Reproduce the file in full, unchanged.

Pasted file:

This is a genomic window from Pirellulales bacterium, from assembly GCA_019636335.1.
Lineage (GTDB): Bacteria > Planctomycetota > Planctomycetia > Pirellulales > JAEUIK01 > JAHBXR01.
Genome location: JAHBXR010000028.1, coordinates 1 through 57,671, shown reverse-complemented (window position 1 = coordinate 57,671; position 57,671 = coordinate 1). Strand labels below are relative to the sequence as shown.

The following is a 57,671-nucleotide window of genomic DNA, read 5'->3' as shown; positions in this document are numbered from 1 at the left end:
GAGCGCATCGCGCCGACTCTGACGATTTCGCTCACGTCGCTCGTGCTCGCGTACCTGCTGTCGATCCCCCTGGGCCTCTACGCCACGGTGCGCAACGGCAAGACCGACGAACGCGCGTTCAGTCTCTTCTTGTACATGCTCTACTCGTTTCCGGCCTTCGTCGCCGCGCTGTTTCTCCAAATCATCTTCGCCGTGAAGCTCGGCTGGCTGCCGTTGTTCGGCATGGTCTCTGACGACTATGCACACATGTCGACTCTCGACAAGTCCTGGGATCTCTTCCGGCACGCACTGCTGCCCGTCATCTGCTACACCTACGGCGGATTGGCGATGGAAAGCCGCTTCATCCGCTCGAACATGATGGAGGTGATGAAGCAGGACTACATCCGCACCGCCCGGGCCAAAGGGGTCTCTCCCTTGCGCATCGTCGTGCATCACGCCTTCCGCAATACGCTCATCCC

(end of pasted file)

This is a genomic window from Pirellulales bacterium, from assembly GCA_019636335.1.
Lineage (GTDB): Bacteria > Planctomycetota > Planctomycetia > Pirellulales > JAEUIK01 > JAHBXR01.
Genome location: JAHBXR010000028.1, coordinates 1 through 57,671, shown reverse-complemented (window position 1 = coordinate 57,671; position 57,671 = coordinate 1). Strand labels below are relative to the sequence as shown.

The following is a 57,671-nucleotide window of genomic DNA, read 5'->3' as shown; positions in this document are numbered from 1 at the left end:
GAGCGCATCGCGCCGACTCTGACGATTTCGCTCACGTCGCTCGTGCTCGCGTACCTGCTGTCGATCCCCCTGGGCCTCTACGCCACGGTGCGCAACGGCAAGACCGACGAACGCGCGTTCAGTCTCTTCTTGTACATGCTCTACTCGTTTCCGGCCTTCGTCGCCGCGCTGTTTCTCCAAATCATCTTCGCCGTGAAGCTCGGCTGGCTGCCGTTGTTCGGCATGGTCTCTGACGACTATGCACACATGTCGACTCTCGACAAGTCCTGGGATCTCTTCCGGCACGCACTGCTGCCCGTCATCTGCTACACCTACGGCGGATTGGCGATGGAAAGCCGCTTCATCCGCTCGAACATGATGGAGGTGATGAAGCAGGACTACATCCGCACCGCCCGGGCCAAAGGGGTCTCTCCCTTGCGCATCGTCGTGCATCACGCCTTCCGCAATACGCTCATCCC